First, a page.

According to a recent study by the Yale School of Medicine, less than 40% of clinical trials results were shared within two years of completion.
While the study focused on leading academic medical centers, the issue has been pervasive in the clinical research industry as a whole and has seen increased scrutiny as of late. (The team previously studied clinical trials sponsored by NIH and pharmaceutical companies).
As part their most recent study, the researchers reviewed more than 4,300 clinical trials and examined how many were published or had results reported on ClinicalTrials.gov within 24 months of the studies' completion.
Specifically, the team saw a three-fold variation in performance, with some institutions disseminating 16% of their completed clinical research, while others disseminated 55%.
"This is yet another blind spot in the clinical research enterprise, and we hope our findings will serve as a call to action," said Dr. Nihar Desai, assistant professor of medicine, Yale School of Medicine and a researcher at the Yale Center for Outcomes Research and Evaluation.
However, academic institutions may be uniquely positioned to lead the effort of transparency, according to Desai – as they are “dedicated to generating knowledge to improve health and health care.”
Checking the blind spot
There are a multitude of reasons why results have traditionally not been shared.
“The one that has created the most concern is that negative results or unfavorable results are not shared,” Desai told Outsourcing-Pharma.com.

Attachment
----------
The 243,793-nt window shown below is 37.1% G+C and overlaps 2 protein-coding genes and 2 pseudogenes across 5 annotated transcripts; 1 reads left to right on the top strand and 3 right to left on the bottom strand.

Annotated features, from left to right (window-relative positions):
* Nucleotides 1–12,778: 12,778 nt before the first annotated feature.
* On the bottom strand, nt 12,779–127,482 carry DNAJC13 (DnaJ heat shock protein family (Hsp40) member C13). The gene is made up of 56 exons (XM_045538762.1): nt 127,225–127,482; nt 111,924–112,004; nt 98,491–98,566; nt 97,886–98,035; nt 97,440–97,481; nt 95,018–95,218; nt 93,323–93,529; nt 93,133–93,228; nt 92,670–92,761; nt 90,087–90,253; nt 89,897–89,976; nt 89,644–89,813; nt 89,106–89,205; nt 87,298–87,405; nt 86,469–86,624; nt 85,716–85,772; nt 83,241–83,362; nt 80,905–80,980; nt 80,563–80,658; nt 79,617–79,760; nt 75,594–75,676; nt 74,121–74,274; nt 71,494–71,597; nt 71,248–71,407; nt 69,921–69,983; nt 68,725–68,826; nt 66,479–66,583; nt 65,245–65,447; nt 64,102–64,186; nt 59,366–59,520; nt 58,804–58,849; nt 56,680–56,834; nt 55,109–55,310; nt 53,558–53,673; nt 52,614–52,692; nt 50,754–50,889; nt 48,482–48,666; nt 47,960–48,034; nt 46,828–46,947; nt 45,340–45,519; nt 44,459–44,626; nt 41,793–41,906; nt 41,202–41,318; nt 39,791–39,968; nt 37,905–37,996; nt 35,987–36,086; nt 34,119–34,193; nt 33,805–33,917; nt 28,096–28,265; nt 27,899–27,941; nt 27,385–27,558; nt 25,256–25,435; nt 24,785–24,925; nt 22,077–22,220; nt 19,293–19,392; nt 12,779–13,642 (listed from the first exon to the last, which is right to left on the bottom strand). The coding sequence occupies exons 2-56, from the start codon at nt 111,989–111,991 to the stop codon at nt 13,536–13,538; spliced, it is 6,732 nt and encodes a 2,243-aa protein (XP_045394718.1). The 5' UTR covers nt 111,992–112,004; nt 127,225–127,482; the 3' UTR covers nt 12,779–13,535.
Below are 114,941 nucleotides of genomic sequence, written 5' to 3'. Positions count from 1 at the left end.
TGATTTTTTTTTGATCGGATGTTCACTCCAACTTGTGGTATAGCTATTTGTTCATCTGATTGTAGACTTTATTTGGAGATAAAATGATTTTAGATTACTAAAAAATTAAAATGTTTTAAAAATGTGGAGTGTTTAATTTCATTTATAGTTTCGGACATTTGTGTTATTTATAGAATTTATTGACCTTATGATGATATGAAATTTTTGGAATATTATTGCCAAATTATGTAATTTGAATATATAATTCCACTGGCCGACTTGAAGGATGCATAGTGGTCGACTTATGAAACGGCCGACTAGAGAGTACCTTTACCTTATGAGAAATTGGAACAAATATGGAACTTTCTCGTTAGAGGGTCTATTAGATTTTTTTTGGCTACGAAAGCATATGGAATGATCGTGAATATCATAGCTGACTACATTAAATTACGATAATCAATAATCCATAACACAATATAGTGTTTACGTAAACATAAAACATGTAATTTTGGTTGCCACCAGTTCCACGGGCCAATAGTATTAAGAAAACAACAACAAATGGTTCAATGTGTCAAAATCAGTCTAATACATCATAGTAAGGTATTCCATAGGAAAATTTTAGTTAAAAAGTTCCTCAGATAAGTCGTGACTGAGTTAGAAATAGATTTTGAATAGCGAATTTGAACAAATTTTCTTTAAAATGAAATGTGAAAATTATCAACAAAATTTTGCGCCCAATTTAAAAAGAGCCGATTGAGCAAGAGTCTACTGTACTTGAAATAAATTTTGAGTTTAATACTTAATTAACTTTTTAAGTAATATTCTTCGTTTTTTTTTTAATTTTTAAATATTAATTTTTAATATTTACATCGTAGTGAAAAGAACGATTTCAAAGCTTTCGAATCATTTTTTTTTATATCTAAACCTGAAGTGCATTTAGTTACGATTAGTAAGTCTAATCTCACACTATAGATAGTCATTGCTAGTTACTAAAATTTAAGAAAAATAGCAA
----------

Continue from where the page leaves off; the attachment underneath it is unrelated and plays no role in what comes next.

This stems from an underlying issue that investigators and study sponsors “don’t feel as if they should be required to share the results of the trials they have led,” he added. Additionally, if a trial’s results are unfavorable, or if they may lead to competition, “investigators may be all the more likely to sequester findings.”
Unfortunately, while requirements do exist in order to promote clinical trial data sharing, there aren’t any enforcement mechanisms. “As such, investigators know that the requirements are requirements in name only,” added Desai. “There have not been any ramifications for failing to disseminate results – either from academic centers, journals, or funders.”
In order to create a sense of urgency to ensure timely dissemination, Desai proposed that funders incorporate previous performance on results dissemination into funding decisions. He also suggests that journals take data sharing into consideration during the adjudication of manuscripts, and that academic institution leaders’ include it into the promotions process.
With recent pressure on various fronts, some medical journals are proposing a data sharing mandate. As Outsourcing-pharma previously reported, the International Committee of Medical Journal Editors proposed new rules that would require authors to share clinical trial data as a prerequisite for manuscript publication last month. Various companies have also pledged commitments to data sharing.
“We firmly believe that the results of all trials, whether they are led by academic investigators, pharmaceutical companies, or CROs should have results disseminated,” said Desai.
“This stems from an ethical imperative (based on the promise made to patients who agreed to participate), and the fact that the integrity of the research enterprise, and clinical care depend on timely and transparent dissemination of results.”